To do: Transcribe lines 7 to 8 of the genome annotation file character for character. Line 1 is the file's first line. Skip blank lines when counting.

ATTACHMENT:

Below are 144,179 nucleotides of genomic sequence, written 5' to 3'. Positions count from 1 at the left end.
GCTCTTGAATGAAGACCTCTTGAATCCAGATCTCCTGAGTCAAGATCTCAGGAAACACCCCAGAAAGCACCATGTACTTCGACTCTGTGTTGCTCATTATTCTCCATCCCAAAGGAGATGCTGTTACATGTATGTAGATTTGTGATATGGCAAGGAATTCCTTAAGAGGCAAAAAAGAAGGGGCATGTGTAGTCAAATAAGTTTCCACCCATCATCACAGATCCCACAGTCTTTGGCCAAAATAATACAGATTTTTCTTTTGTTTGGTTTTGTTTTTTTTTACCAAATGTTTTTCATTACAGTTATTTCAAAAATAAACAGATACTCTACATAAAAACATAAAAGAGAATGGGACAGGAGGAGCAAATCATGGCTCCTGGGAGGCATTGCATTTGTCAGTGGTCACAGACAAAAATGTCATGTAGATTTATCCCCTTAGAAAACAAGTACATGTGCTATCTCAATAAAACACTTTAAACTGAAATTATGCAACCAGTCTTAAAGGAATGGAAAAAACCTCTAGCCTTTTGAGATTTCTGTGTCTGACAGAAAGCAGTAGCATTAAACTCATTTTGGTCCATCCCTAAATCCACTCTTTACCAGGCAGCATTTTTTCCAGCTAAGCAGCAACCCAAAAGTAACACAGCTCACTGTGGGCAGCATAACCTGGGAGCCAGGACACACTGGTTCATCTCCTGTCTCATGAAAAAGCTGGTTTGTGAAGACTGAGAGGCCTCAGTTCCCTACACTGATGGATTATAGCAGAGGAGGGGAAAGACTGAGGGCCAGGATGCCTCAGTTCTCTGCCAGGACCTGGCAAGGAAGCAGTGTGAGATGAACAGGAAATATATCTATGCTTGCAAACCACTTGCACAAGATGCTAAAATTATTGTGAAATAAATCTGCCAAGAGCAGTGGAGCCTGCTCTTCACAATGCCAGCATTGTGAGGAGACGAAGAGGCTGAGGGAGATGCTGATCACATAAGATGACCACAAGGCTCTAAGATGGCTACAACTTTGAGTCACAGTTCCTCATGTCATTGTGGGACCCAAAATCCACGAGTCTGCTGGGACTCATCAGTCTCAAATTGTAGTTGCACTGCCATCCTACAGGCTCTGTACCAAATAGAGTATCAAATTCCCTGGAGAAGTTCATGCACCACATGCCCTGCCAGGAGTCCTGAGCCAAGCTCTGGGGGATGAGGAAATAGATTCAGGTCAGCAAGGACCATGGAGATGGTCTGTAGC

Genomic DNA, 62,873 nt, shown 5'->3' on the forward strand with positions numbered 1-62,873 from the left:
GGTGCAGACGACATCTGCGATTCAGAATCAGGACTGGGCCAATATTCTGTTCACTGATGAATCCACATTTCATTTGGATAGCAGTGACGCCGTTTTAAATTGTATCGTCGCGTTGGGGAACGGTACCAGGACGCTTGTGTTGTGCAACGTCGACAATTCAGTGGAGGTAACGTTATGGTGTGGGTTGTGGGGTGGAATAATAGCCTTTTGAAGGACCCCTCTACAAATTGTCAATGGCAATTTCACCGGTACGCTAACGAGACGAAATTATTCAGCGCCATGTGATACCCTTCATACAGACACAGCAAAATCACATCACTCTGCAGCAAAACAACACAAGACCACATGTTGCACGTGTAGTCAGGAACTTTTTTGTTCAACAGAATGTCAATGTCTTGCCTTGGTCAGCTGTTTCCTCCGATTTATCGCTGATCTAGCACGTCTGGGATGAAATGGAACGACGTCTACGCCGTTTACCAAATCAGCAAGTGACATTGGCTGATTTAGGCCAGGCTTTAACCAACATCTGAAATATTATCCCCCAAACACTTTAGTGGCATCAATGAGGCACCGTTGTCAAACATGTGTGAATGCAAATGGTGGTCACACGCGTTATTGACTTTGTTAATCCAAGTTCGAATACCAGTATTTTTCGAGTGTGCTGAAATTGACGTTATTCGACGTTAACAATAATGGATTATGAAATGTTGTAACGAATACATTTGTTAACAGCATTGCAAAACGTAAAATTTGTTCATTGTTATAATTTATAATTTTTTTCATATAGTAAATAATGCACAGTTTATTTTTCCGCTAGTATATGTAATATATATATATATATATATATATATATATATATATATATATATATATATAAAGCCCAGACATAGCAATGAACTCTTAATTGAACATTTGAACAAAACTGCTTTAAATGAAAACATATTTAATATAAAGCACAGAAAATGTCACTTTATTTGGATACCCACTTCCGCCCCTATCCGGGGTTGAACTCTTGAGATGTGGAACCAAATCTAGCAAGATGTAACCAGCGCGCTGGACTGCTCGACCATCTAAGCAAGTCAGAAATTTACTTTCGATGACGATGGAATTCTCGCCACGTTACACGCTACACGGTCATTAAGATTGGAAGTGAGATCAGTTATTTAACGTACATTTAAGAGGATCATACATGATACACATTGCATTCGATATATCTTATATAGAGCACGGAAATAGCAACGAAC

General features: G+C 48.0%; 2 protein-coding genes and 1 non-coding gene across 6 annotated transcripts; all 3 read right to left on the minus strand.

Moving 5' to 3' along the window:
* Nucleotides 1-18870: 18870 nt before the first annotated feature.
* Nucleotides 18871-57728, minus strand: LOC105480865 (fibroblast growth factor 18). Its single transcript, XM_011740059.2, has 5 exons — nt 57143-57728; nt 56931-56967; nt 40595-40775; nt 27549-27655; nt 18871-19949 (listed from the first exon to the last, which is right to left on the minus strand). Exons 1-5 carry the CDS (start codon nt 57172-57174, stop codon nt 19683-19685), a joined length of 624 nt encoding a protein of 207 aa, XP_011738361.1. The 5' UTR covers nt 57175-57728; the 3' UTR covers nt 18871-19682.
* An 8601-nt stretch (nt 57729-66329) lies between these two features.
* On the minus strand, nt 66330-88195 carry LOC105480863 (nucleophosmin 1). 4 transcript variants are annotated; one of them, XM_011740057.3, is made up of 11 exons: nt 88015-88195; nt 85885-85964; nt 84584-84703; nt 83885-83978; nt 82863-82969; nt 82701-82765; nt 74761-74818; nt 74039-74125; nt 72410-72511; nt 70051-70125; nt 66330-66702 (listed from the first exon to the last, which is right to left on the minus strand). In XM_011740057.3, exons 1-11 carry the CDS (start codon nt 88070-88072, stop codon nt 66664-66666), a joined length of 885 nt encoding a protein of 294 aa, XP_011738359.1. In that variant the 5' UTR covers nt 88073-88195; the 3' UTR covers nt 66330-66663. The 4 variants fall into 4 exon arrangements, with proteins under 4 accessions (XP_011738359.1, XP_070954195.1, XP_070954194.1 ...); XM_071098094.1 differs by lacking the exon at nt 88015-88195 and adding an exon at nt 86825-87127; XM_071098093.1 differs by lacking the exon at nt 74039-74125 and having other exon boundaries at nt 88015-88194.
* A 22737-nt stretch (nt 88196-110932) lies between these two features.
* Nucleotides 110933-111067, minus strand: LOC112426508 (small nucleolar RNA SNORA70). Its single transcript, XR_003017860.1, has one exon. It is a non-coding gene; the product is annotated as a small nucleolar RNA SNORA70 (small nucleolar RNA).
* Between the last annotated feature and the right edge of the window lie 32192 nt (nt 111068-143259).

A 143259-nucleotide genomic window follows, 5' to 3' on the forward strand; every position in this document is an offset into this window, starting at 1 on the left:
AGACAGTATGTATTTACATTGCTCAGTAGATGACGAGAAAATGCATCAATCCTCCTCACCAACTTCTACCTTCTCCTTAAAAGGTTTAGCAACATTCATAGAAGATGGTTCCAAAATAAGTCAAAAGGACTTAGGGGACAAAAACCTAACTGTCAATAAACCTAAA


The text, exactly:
* Nucleotides 1-18870: 18870 nt before the first annotated feature.
* Nucleotides 18871-57728, minus strand: LOC105480865 (fibroblast growth factor 18). Its single transcript, XM_011740059.2, has 5 exons — nt 57143-57728; nt 56931-56967; nt 40595-40775; nt 27549-27655; nt 18871-19949 (listed from the first exon to the last, which is right to left on the minus strand). Exons 1-5 carry the CDS (start codon nt 57172-57174, stop codon nt 19683-19685), a joined length of 624 nt encoding a protein of 207 aa, XP_011738361.1. The 5' UTR covers nt 57175-57728; the 3' UTR covers nt 18871-19682.